San Lorenzo is one of the highest altitude districts in Tarrazu, the main coffee producing region of Costa Rica. It produces some of the highest scoring, most beautiful coffees t...
San Lorenzo is one of the highest altitude districts in Tarrazu, the main coffee producing region of Costa Rica. It produces some of the highest scoring, most beautiful coffees to be found on any cupping table in the world.
Our Historic Links
Atkinsons and Costa Rica go back a long, long way, perhaps even to the dawn of the Victorian Age. Just as we were founded in 1837 so coffee from Costa Rica started coming in to British waters, in the early 1840's. The trade routes that opened up made Costa Rican coffee one of the most popular origins on the dining tables (and presumably the cafés?) of Britain. For the next century, up until 1945 and the end of the Second World War more coffee from Costa Rica made its way to Britain than any other consuming nation.
An Old Favourite
So, it is more than likely that some of that coffee landed here at St George's Quay, when Lancaster was a major West-facing port. We have found some very old Atkinsons coffee lists with Costa Rica featured on them. I know that it was the favourite coffee of my predecessor, Eric. He worked here for more than 50 years and that will have resulted in a lot of personal recommendations! I can see in the old ledgers, that Lillian, who worked here for a very happy 67 years, only bought the best available at that time. It was always from Tarrazu, and usually San Marco or San Paulo.
I carried on that tradition when we took over in 2005. When the Community Lots were introduced to us by D R Wakefield in 2011 we quickly joined the programme which provided us with traceable coffee, that also supported the local community in Tarrazu.
A Genuine Relationship
I immediately cleared my diary when the chance came to visit the region. Who wouldn't prioritise a trip to paradise?! Landing there on Valentine's Day, I witnessed a country so steeped in coffee that there is evidence of it everywhere you look. Needless to say I fell in love with the place!
That the economy and the culture of the country should be so intertwined with coffee is not surprising when you consider that the first trees were planted there in the 1780's. Some families have been working in coffee for many generations and I had always been keen to connect with this origin and with Coope Tarrazu that we have been buying from for all these years. We share some common ground as multi-generational family coffee businesses.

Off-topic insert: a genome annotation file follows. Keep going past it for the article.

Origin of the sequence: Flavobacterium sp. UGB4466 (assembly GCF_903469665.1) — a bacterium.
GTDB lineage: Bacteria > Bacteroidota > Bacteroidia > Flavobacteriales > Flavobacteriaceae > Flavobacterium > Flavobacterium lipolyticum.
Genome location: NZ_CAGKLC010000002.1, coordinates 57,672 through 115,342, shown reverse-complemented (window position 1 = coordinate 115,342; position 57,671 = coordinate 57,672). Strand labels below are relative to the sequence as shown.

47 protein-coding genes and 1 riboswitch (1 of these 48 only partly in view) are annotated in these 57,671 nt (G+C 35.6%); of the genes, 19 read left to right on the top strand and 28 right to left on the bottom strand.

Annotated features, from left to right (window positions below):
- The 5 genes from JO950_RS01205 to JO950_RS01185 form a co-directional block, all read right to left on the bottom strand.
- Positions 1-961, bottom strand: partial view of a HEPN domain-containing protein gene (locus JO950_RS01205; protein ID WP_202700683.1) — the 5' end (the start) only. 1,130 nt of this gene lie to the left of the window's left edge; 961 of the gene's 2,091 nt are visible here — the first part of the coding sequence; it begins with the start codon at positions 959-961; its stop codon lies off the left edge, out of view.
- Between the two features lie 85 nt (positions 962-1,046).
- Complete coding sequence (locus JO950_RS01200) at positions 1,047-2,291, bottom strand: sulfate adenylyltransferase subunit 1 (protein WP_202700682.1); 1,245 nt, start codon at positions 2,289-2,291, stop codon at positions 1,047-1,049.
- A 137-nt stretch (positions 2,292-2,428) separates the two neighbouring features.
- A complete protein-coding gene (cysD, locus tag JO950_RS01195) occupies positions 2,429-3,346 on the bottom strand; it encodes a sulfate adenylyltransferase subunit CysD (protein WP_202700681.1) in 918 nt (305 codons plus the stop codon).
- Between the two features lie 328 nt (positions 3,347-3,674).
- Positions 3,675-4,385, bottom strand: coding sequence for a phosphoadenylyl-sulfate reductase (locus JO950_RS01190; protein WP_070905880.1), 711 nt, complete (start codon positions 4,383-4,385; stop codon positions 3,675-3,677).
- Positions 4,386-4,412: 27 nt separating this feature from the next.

San Lorenzo itself was founded as a Co-op in 1923 and is just 3.5km form San Marcos de Tarrazu. So, I feel we have now walked those very slopes where the antecedents of todays farmers will have picked the coffee for us.
Waves of Beautiful Coffee
In the cupping room we supped and slurped our way through wave after wave of equally beautiful coffee, until we reached a point of excellence blindness! At this juncture it's always good practice to, either walk out of the room and walk back in again, to reset the senses, or listen to the consensus. Hearing everyone's comments on what characteristics stood out in which coffee there was one name that kept cropping up. San Lorenzo.
Highest Altitude. Highest Quality.
There's a certain vertigo rush that comes with hitting the heights of the coffee highlands up a dirt track in the back of a pick-up truck that is the pinnacle of any sourcing trip. (Think I've just written my epitaph!) Then seeing full sacks of freshly-picked, fully ripe red cherry by the roadside is just the cherry on the icing of the coffee cake!
The guest Nicaraguan pickers are here harvesting these trees late in the season. This is due partly to their altitude, as the working pattern is from the lower levels climbing up to the highest. The air is clearer and cleaner up here and the trees take longer to grow. They absorb a deeper, richer range of nutrients to give greater complexity to the yield.
The Flavours Revealed
In the cup we pick up refreshing acidity with notes of blackcurrant and floral hop aromas. The accents of spiced rum can be traced back to the natural process and contrast nicely with the syrupy sweetness of the mouthfeel. When cold, the body becomes more rounded and soft fruits appear like peach and papaya. The coffee leaves a good lasting impression in the region of hibiscus, plum and raspberry.